Iraq: quisling cleric targeted in bomb blast that kill three...

David Quarter davidquarter at sympatico.ca
Sun Aug 24 11:49:38 MDT 2003


Bomb Targets Key Iraqi Shiite Cleric 
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By STEVEN R. HURST, Associated Press Writer 

BAGHDAD, Iraq - A bomb exploded outside the house of one of 
Iraqi's most important Shiite clerics on Sunday, killing three guards 
and injuring 10 others. The fresh violence comes as the U.S.-led 
coalition quietly recruits former Iraqi spies to work with American 
intelligence officials in the country, according to Iraqis. 

 Also Sunday, the top U.S. official in Iraq (news - web sites) said 
the United States needs better intelligence and more cooperation 
from the Iraqi people to stabilize the situation. Terrorists bombed 
U.N. headquarters this past week in Baghdad. 


It's hard to tell if more terrorists are in Iraq now than before the war, 
but a "large number" of foreign terrorists — perhaps several 
hundred — have come into Iraq and some who had been in Iraq 
before the war are returning, Bremer said on ABC's "This Week." 


Bremer also reiterated a Bush administration claim of pre-war ties 
between Saddam's regime and al-Qaida. 


The deadly gas cylinder bomb was placed along the outside wall of 
the home of Mohammed Saeed al-Hakim in Najaf, one of Shiite 
Islam's holiest cities. It exploded after noon prayers. 


The cleric suffered scratches on his neck, said Abdel-Aziz al-
Hakim, a member of Iraq's U.S.-picked Governing Council and 
leader of what was the armed wing of the Supreme Council for 
Islamic Revolution in Iraq, headquartered in Iran before the war. 


Al-Hakim is one of the most influential families in the Shiite 
community. 


Meanwhile, Iraqis with ties to Saddam Hussein (news - web sites)'s 
once-feared Mukhabarat intelligence agency said former Iraqi 
agents would work with Americans inside Saddam's former 
presidential palace where the American-led coalition has its 
headquarters. 


"It was obvious they would have to turn to the Mukhabarat, they 
knew everything in this country," said one of the Iraqis, who refused 
to be named. 


Coalition spokesman Charles Heatly, responding to questions 
about recruitment of former Saddam intelligence officers, said U.S. 
military intelligence and civilian authorities were "not leaving any 
stone unturned to uncover the people who are conducting attacks 
against the Iraqi people and the coalition forces. And they will 
continue." The recruitment efforts were first reported in Sunday's 
Washington Post.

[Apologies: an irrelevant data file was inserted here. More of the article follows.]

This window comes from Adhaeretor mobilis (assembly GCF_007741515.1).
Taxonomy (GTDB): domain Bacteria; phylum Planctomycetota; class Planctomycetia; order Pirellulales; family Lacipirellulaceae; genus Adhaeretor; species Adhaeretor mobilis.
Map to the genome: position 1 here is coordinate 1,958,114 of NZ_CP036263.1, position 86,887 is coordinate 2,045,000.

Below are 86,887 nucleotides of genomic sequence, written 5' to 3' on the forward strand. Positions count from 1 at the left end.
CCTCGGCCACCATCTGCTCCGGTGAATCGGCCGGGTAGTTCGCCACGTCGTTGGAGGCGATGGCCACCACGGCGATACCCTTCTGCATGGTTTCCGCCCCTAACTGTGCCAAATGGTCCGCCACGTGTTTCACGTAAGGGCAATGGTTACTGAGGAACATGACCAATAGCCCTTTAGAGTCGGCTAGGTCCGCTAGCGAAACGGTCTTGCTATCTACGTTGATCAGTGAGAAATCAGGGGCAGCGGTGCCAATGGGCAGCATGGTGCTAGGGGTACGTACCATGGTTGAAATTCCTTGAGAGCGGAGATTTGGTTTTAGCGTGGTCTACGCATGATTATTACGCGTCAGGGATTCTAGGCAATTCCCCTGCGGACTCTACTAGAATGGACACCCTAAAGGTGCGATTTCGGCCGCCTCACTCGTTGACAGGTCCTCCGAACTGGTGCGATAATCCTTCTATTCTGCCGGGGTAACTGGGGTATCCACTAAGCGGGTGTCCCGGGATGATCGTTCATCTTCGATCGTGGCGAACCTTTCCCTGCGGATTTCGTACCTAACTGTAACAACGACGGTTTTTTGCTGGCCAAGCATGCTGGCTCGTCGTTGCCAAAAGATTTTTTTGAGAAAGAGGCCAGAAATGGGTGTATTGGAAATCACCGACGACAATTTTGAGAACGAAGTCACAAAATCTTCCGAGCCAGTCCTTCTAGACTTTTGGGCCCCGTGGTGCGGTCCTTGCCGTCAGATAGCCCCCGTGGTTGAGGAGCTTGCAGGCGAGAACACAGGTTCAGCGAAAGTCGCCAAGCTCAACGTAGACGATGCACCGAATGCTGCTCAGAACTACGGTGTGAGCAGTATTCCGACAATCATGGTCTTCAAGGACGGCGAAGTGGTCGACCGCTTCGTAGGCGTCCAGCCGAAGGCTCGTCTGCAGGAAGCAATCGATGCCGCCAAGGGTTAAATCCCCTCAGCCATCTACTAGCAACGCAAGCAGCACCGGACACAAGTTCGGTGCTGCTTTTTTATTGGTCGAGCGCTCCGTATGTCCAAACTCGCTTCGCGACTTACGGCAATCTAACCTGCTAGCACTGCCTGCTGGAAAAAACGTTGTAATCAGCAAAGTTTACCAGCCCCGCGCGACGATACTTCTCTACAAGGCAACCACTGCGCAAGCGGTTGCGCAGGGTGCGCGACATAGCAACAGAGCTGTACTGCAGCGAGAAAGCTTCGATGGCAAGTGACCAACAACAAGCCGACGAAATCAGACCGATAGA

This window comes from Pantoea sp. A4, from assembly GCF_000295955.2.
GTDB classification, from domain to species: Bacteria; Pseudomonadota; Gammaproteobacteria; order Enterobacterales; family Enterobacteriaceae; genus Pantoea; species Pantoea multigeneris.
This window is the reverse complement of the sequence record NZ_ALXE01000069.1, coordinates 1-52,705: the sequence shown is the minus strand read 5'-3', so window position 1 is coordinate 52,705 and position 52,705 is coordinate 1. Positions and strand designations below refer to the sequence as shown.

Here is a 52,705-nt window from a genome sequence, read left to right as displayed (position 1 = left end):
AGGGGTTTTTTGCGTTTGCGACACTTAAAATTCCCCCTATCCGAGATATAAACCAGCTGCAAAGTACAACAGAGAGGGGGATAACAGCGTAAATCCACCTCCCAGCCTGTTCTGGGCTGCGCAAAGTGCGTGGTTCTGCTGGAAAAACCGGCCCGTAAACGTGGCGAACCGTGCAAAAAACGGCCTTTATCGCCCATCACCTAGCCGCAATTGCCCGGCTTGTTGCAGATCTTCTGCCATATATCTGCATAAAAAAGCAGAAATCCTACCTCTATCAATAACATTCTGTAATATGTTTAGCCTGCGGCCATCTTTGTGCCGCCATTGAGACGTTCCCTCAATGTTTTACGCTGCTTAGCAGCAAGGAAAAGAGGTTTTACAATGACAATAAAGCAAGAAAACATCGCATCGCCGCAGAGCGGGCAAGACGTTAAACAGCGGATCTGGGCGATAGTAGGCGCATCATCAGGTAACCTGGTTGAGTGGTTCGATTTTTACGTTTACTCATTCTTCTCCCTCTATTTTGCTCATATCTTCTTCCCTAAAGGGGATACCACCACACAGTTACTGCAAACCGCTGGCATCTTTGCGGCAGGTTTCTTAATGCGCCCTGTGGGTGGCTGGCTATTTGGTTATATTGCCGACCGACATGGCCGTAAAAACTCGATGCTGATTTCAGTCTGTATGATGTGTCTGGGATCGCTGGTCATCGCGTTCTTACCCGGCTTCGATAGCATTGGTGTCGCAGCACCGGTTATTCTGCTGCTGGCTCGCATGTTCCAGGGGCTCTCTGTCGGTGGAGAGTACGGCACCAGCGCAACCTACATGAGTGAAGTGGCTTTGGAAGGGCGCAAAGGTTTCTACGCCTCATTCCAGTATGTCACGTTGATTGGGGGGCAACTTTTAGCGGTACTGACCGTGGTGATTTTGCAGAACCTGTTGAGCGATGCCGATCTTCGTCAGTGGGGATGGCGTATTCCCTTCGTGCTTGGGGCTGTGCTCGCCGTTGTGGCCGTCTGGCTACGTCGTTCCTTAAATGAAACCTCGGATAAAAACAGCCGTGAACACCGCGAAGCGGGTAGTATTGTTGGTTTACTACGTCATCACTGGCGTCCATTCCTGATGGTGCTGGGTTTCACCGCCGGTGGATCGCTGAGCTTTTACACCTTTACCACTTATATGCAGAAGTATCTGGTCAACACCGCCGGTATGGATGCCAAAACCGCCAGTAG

The Mukhabarat was the foreign intelligence branch of Saddam's 
regime and its very name struck fear in the hearts of ordinary 
Iraqis. 


Besides anti-U.S. violence, ethnic and religious rivalries persist in 
Iraq. 


Iraqi newspapers reported last week that the cleric al-Hakim had 
received threats against his life. He also is one of three top Shiite 
leaders threatened with death by a rival Shiite cleric shortly after 
Saddam Hussein was toppled April 9. 


Al-Hakim blamed "terrorist groups who belong to the former 
regime," for the attack. Najaf residents rushed to the ayatollah's 
house after the explosion, which shattered windows and damaged 
a wall, he told The Associated Press. 


In the north, the cities of Kirkuk and Tuz Kharmato were quiet 
Sunday as Iraqi police and U.S. troops maintained a heavy 
presence after two days of deadly violence between Iraqi Turkomen 
and Kurds. 


A third Turkoman, injured in weekend ethnic violence in the north of 
the country died from his wounds, Turkey's Anatolia news agency 
reported Sunday. 


The Turkomen claimed the violence started Friday after Kurds 
damaged a newly reopened Turkomen Shiite shrine and spread the 
next day to Kirkuk where two Turkomen hero statues were hit by 
rocket-propelled grenade fire. 

   



Two U.S. soldiers died in non-combat incidents, the U.S. military 
reported Sunday . 

A soldier from the 3rd Armored Cavalry Regiment in Baghdad was 
killed in a friendly fire incident on Saturday, while a second soldier 
from the same regiment drowned in the Euphrates River, west of 
Ramadi, also on Saturday. 

At the battered Canal Hotel compound, the United Nations (news - 
web sites) Baghdad headquarters, U.N. workers who had not left 
Iraq after Tuesday's attack resumed work in a cluster of tents set 
up in the compound. 

Investigators and soldiers searched piles of debris for human 
remains and clues in the truck bombing that killed at least 23 
people, including top U.N. envoy Sergio Vieira de Mello, whose 
memorial was held Saturday in his native Brazil. 

One of the envoy's dying wishes was for the United Nations to 
remain in Iraq and continue work to establish democracy, U.N. 
Secretary-General Kofi Annan (news - web sites) told mourners. 

"Let us respect that," Annan said. "Let Sergio, who has given his 
life in that cause, find a fitting memorial in a free and sovereign 
Iraq." 

On or since May 1, when President Bush (news - web sites) 
declared major combat operations over, 137 U.S. soldiers have 
died in Iraq, according to the latest military figures. Counting only 
combat deaths, 65 Americans and 11 Britons have died since the 
Bush declaration. 

___ 

EDITOR'S NOTE: Associated Press writers Tarek al-Issawi in 
Kirkuk, Hrvoje Hranjski in Tikrit, D'Arcy Doran and Sabah Jerges in 
Baghdad contributed to this report. 






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